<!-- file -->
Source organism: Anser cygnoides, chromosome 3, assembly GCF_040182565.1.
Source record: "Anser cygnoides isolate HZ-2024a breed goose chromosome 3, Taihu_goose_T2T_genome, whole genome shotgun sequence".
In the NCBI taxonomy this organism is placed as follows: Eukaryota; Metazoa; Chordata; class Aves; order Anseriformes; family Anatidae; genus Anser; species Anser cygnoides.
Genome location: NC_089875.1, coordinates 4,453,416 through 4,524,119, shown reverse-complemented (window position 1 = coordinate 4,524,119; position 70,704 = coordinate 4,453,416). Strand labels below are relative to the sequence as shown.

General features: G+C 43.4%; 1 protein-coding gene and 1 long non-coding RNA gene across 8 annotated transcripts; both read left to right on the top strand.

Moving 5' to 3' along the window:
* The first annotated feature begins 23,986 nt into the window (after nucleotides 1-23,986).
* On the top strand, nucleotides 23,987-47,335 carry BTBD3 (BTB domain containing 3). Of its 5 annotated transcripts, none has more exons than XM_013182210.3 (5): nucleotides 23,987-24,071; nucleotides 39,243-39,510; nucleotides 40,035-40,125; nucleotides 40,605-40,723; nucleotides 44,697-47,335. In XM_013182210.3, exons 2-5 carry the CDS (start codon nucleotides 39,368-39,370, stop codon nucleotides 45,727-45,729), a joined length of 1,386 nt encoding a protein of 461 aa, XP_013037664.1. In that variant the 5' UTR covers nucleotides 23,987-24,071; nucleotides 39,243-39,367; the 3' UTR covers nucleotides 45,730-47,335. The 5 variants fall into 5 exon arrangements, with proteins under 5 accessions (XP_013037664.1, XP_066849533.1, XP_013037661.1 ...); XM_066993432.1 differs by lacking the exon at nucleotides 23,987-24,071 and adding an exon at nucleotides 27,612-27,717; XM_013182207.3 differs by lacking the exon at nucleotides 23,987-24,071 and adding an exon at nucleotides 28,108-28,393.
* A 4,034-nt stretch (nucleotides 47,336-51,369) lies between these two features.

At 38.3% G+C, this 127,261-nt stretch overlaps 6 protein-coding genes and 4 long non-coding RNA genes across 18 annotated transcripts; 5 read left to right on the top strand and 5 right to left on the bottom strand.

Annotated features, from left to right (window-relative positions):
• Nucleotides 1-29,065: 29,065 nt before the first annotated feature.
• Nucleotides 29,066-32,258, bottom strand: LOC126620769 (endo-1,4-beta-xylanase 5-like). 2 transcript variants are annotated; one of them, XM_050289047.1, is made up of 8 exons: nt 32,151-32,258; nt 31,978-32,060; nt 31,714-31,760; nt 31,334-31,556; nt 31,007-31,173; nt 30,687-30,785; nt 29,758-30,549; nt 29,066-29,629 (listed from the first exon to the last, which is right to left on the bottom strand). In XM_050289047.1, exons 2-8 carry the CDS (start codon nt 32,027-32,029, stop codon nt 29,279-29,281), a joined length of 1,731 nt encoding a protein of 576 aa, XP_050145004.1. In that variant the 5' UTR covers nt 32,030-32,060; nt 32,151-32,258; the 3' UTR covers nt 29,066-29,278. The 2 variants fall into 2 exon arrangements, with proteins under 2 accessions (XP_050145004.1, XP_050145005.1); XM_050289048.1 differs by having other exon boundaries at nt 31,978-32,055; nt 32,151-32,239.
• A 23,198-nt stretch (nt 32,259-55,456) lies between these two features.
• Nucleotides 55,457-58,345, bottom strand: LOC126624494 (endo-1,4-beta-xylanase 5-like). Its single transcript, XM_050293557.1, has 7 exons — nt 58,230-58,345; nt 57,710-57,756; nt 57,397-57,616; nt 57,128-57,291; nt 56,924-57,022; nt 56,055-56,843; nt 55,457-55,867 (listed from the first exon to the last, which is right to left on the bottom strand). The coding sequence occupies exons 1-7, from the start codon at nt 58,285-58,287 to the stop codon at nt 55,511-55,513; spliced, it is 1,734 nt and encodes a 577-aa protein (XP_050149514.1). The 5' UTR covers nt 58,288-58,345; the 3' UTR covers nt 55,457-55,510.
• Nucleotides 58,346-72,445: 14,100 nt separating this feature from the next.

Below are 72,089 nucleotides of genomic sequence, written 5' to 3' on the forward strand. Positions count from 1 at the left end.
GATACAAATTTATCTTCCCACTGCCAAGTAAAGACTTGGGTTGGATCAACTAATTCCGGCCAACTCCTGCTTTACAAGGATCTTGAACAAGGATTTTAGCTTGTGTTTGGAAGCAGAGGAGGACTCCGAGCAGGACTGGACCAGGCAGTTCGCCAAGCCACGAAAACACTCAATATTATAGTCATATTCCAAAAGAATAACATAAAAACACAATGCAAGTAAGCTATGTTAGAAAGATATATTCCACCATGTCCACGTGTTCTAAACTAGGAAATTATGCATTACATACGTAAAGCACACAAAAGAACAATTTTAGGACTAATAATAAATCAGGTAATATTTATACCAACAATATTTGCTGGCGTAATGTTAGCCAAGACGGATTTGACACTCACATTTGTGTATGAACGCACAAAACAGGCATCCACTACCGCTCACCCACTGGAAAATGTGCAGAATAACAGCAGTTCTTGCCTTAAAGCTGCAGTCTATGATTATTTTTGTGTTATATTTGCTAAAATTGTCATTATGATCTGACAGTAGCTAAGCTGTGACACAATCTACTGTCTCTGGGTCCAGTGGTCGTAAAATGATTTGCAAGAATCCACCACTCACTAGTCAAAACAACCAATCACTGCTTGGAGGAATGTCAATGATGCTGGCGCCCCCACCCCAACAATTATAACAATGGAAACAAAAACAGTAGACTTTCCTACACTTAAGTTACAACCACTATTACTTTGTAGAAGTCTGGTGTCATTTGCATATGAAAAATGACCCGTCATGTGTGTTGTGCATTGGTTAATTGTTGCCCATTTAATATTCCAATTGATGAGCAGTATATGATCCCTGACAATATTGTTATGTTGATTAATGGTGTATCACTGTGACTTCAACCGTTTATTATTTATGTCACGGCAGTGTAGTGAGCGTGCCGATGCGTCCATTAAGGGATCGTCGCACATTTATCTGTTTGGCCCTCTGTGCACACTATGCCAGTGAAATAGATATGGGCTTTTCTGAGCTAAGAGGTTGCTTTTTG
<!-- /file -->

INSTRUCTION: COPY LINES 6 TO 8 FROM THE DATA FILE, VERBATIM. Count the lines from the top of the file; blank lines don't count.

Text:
Moving 5' to 3' along the window:
* The first annotated feature begins 23,986 nt into the window (after nucleotides 1-23,986).
* On the top strand, nucleotides 23,987-47,335 carry BTBD3 (BTB domain containing 3). Of its 5 annotated transcripts, none has more exons than XM_013182210.3 (5): nucleotides 23,987-24,071; nucleotides 39,243-39,510; nucleotides 40,035-40,125; nucleotides 40,605-40,723; nucleotides 44,697-47,335. In XM_013182210.3, exons 2-5 carry the CDS (start codon nucleotides 39,368-39,370, stop codon nucleotides 45,727-45,729), a joined length of 1,386 nt encoding a protein of 461 aa, XP_013037664.1. In that variant the 5' UTR covers nucleotides 23,987-24,071; nucleotides 39,243-39,367; the 3' UTR covers nucleotides 45,730-47,335. The 5 variants fall into 5 exon arrangements, with proteins under 5 accessions (XP_013037664.1, XP_066849533.1, XP_013037661.1 ...); XM_066993432.1 differs by lacking the exon at nucleotides 23,987-24,071 and adding an exon at nucleotides 27,612-27,717; XM_013182207.3 differs by lacking the exon at nucleotides 23,987-24,071 and adding an exon at nucleotides 28,108-28,393.